light and the sunlight and everything was deteriorating them and they were failing. And trails are very expensive
to build because of limited access. You can see behind me that this trail is very beautiful going down through
the woods, but in order to get a paver in there it’s very difficult and very expensive. So we got together and we said, ‘hey, we need
to look at, can we maintain our trails? Can we do preventive maintenance to maintain our
trails?’ In other words, can we give our trail an oil change like you do to your car? And so we got together and started the project
and what we did is we looked at what was currently being done, and we were looking at what we were doing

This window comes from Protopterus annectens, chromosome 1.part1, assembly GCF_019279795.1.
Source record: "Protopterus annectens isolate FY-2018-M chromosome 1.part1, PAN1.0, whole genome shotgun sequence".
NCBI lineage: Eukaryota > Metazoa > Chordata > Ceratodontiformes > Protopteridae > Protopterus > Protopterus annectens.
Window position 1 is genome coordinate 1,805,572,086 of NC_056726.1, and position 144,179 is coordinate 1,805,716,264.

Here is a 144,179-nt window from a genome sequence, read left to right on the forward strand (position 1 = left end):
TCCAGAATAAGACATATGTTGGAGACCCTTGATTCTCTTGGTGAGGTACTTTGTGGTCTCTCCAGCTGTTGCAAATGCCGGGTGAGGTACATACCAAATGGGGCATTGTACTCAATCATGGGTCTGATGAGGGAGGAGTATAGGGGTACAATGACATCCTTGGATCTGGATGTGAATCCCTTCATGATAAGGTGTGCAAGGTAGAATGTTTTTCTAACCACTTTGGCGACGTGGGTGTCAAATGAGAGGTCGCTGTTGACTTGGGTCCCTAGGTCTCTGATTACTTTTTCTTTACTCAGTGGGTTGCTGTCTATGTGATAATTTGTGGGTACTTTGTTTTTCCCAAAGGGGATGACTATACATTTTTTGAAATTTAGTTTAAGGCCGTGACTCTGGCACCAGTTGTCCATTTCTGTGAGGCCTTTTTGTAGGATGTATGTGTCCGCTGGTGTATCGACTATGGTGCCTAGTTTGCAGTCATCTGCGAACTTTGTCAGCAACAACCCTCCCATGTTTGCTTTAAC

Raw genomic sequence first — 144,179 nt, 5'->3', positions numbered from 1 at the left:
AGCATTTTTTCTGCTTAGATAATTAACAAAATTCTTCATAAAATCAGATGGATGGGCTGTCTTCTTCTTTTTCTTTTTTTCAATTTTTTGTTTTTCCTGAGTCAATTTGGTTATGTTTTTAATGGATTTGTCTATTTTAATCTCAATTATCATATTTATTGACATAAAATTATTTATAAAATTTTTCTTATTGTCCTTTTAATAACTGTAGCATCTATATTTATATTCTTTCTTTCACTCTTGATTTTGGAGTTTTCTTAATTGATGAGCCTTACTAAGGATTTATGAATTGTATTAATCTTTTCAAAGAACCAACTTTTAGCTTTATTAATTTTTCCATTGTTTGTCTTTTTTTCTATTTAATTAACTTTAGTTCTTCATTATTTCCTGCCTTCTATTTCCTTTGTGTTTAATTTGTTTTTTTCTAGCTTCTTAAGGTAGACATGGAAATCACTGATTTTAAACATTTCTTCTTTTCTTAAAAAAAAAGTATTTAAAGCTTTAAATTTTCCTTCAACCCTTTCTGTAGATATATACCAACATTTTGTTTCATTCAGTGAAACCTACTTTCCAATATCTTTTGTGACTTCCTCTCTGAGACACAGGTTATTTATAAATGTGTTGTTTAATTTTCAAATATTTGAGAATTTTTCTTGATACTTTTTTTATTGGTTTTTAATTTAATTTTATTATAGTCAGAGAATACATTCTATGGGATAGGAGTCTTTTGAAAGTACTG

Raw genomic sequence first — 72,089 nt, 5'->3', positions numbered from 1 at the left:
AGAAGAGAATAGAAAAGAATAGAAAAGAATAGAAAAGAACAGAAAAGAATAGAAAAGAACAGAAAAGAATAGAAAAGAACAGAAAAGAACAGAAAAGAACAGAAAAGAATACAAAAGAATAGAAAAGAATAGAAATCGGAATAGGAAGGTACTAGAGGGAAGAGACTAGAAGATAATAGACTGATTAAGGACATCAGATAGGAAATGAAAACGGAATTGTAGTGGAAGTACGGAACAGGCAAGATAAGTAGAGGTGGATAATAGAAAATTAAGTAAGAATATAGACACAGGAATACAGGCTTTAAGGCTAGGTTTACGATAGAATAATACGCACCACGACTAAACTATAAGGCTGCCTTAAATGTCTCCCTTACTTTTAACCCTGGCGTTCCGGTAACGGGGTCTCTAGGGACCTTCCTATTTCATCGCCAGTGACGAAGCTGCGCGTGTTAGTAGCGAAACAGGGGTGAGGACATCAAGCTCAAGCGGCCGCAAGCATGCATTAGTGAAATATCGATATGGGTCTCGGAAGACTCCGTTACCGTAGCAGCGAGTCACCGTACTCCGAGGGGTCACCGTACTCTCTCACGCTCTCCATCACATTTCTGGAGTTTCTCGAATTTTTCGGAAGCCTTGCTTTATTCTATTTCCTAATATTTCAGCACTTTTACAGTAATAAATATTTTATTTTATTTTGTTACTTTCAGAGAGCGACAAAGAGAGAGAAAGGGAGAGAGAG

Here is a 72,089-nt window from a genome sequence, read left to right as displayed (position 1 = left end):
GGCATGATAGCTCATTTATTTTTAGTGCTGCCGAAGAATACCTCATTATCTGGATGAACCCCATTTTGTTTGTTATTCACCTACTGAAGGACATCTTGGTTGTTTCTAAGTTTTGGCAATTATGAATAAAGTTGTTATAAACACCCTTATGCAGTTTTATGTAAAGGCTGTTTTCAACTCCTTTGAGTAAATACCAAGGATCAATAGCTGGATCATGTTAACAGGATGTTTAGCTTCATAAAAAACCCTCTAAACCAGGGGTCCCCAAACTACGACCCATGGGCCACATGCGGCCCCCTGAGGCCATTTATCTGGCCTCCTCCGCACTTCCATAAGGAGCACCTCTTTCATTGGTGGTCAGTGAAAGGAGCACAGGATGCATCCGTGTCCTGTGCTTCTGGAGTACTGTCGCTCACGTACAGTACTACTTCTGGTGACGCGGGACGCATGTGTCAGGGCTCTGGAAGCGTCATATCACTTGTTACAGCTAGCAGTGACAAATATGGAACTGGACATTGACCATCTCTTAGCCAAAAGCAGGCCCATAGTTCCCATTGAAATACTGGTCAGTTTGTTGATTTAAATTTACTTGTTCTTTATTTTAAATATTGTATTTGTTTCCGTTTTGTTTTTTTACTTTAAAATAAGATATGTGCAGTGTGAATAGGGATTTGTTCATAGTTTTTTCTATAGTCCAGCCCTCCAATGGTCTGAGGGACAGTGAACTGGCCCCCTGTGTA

on the streets and seeing if we could modify ’em. Some of the things we looked at was chip sealing,
which we do regularly on a street, and that’s a heavy asphalt layer of binder followed by a layer of rock. And we found that worked very well to extend
the life of a trail, but the problem is if you’re not careful of the size rock, if you use
too big a rock it gives you a texture that the rollerbladers
don’t like, it makes their feet go to sleep. So we found out we had to modify the size of rock.
We had to go to a smaller rock to give a smoother surface to be acceptable to all the users. The next thing we looked is fog sealing,
and fog sealing is similar to spraying a layer of paint on your
wood siding on your house, and it’s basically you spray an asphalt emulsion on there and it cures and it paints black.